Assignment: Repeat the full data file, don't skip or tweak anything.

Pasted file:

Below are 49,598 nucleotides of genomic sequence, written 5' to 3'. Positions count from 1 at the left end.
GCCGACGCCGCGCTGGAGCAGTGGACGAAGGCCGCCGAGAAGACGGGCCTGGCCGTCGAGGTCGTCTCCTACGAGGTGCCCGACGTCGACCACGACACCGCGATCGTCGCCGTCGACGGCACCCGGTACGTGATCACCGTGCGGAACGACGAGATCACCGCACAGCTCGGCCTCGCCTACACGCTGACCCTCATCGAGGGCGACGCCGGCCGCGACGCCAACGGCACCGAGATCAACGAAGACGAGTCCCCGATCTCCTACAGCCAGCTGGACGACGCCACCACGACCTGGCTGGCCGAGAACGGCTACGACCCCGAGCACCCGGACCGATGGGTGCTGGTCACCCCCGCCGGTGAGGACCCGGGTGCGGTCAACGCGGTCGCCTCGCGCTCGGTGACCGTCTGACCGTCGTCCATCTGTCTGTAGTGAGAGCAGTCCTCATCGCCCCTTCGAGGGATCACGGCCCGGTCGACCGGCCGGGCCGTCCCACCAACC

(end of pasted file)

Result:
Below are 49,598 nucleotides of genomic sequence, written 5' to 3'. Positions count from 1 at the left end.
GCCGACGCCGCGCTGGAGCAGTGGACGAAGGCCGCCGAGAAGACGGGCCTGGCCGTCGAGGTCGTCTCCTACGAGGTGCCCGACGTCGACCACGACACCGCGATCGTCGCCGTCGACGGCACCCGGTACGTGATCACCGTGCGGAACGACGAGATCACCGCACAGCTCGGCCTCGCCTACACGCTGACCCTCATCGAGGGCGACGCCGGCCGCGACGCCAACGGCACCGAGATCAACGAAGACGAGTCCCCGATCTCCTACAGCCAGCTGGACGACGCCACCACGACCTGGCTGGCCGAGAACGGCTACGACCCCGAGCACCCGGACCGATGGGTGCTGGTCACCCCCGCCGGTGAGGACCCGGGTGCGGTCAACGCGGTCGCCTCGCGCTCGGTGACCGTCTGACCGTCGTCCATCTGTCTGTAGTGAGAGCAGTCCTCATCGCCCCTTCGAGGGATCACGGCCCGGTCGACCGGCCGGGCCGTCCCACCAACC